Exploring the molecular complexity of Triatoma dimidiata sialome

Paula Beatriz Santiago, Carla Nunes de Araújo, Sébastien Charneau, Izabela Marques Dourado Bastos, Teresa Cristina F. Assumpção, Rayner Myr Lauterjung Queiroz, Yanna Reis Praça, Thuany de Moura Cordeiro, Carlos Henrique Saraiva Garcia, Ionizete Garcia da Silva, Tainá Raiol, Flávia Nader Motta, João Victor de Araújo Oliveira, Marcelo Valle de Sousa, José Marcos C. Ribeiro, Jaime Martins de Santana

Producción científica: Contribución a una revistaArtículorevisión exhaustiva

12 Citas (Scopus)


Triatoma dimidiata, a Chagas disease vector widely distributed along Central America, has great capability for domestic adaptation as the majority of specimens caught inside human dwellings or in peridomestic areas fed human blood. Exploring the salivary compounds that overcome host haemostatic and immune responses is of great scientific interest. Here, we provide a deeper insight into its salivary gland molecules. We used high-throughput RNA sequencing to examine in depth the T. dimidiata salivary gland transcriptome. From > 51 million reads assembled, 92.21% are related to putative secreted proteins. Lipocalin is the most abundant gene family, confirming it is an expanded family in Triatoma genus salivary repertoire. Other putatively secreted members include phosphatases, odorant binding protein, hemolysin, proteases, protease inhibitors, antigen-5 and antimicrobial peptides. This work expands the previous set of functionally annotated sequences from T. dimidiata salivary glands available in NCBI from 388 to 3815. Additionally, we complemented the salivary analysis through proteomics (available data via ProteomeXchange with identifier PXD008510), disclosing the set complexity of 119 secreted proteins and validating the transcriptomic results. Our large-scale approach enriches the pharmacologically active molecules database and improves our knowledge about the complexity of salivary compounds from haematophagous vectors and their biological interactions. Significance Several haematophagous triatomine species can transmit Trypanosoma cruzi, the etiological agent of Chagas disease. Due to the reemergence of this disease, new drugs for its prevention and treatment are considered priorities. For this reason, the knowledge of vector saliva emerges as relevant biological finding, contributing to the design of different strategies for vector control and disease transmission. Here we report the transcriptomic and proteomic compositions of the salivary glands (sialome) of the reduviid bug Triatoma dimidiata, a relevant Chagas disease vector in Central America. Our results are robust and disclosed unprecedented insights into the notable diversity of its salivary glands content, revealing relevant anti-haemostatic salivary gene families. Our work expands almost ten times the previous set of functionally annotated sequences from T. dimidiata salivary glands available in NCBI. Moreover, using an integrated transcriptomic and proteomic approach, we showed a correlation pattern of transcription and translation processes for the main gene families found, an important contribution to the research of triatomine sialomes. Furthermore, data generated here reinforces the secreted proteins encountered can greatly contribute for haematophagic habit, Trypanosoma cruzi transmission and development of therapeutic agent studies.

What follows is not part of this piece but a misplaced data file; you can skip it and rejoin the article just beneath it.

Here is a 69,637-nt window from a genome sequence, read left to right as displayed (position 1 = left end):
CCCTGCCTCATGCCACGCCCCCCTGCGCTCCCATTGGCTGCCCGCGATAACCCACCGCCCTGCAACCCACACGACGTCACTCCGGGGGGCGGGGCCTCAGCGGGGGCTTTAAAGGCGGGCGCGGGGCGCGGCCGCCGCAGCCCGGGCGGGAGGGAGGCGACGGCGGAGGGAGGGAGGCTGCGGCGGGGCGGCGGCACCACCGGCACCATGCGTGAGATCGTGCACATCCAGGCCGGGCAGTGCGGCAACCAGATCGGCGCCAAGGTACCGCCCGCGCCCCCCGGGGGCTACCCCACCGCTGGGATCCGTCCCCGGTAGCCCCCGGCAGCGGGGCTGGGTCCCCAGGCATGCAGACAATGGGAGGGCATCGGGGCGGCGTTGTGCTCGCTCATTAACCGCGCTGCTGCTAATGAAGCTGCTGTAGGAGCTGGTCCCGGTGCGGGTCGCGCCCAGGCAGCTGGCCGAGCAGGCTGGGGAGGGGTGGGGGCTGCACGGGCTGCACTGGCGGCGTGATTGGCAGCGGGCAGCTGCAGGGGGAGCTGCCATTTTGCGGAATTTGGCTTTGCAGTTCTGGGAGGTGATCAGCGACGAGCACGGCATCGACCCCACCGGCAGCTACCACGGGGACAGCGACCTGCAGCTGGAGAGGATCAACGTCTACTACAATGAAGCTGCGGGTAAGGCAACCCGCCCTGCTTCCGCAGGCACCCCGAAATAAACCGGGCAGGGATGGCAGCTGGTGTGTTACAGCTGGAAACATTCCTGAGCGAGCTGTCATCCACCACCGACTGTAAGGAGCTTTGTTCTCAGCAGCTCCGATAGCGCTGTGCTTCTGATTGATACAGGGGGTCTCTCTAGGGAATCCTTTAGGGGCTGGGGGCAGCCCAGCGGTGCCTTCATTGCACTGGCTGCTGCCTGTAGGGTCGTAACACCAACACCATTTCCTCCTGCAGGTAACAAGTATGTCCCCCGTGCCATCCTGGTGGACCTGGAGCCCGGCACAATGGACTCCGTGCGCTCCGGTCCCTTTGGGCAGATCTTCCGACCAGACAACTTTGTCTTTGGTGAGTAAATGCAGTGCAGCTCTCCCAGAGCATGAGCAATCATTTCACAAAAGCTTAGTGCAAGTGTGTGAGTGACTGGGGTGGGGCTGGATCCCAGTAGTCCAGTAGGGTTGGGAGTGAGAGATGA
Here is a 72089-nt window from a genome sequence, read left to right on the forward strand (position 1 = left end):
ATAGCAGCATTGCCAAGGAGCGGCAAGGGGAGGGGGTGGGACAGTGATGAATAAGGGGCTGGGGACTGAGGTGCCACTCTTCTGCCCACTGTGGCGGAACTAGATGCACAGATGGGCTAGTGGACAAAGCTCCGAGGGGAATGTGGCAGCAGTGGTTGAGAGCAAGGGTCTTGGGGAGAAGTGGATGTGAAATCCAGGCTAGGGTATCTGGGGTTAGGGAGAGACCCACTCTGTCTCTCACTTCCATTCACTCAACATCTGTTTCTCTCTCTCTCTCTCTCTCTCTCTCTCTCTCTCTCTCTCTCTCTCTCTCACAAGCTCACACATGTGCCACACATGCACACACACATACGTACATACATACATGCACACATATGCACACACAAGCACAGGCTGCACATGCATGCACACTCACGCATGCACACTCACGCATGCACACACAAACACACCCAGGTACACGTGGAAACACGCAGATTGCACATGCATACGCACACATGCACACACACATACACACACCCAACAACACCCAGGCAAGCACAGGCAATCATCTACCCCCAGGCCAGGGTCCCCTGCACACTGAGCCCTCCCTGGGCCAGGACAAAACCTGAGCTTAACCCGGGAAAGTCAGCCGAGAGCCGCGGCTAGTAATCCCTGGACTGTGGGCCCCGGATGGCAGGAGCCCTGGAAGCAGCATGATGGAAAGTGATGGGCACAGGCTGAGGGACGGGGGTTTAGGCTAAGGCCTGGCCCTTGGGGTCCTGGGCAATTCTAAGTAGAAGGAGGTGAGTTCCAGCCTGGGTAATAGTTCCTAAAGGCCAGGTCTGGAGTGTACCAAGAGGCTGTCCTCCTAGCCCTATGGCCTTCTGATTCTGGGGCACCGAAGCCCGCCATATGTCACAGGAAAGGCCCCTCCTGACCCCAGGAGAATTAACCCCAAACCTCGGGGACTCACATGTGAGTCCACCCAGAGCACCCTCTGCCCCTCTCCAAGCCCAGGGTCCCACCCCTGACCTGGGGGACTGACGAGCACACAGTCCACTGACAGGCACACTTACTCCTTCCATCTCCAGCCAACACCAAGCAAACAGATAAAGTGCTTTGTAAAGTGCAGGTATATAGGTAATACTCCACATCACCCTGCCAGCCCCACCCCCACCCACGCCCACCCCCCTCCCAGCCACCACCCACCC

Idioma originalInglés
Páginas (desde-hasta)47-60
Número de páginas14
PublicaciónJournal of Proteomics
EstadoPublicada - 1 mar. 2018
Publicado de forma externa


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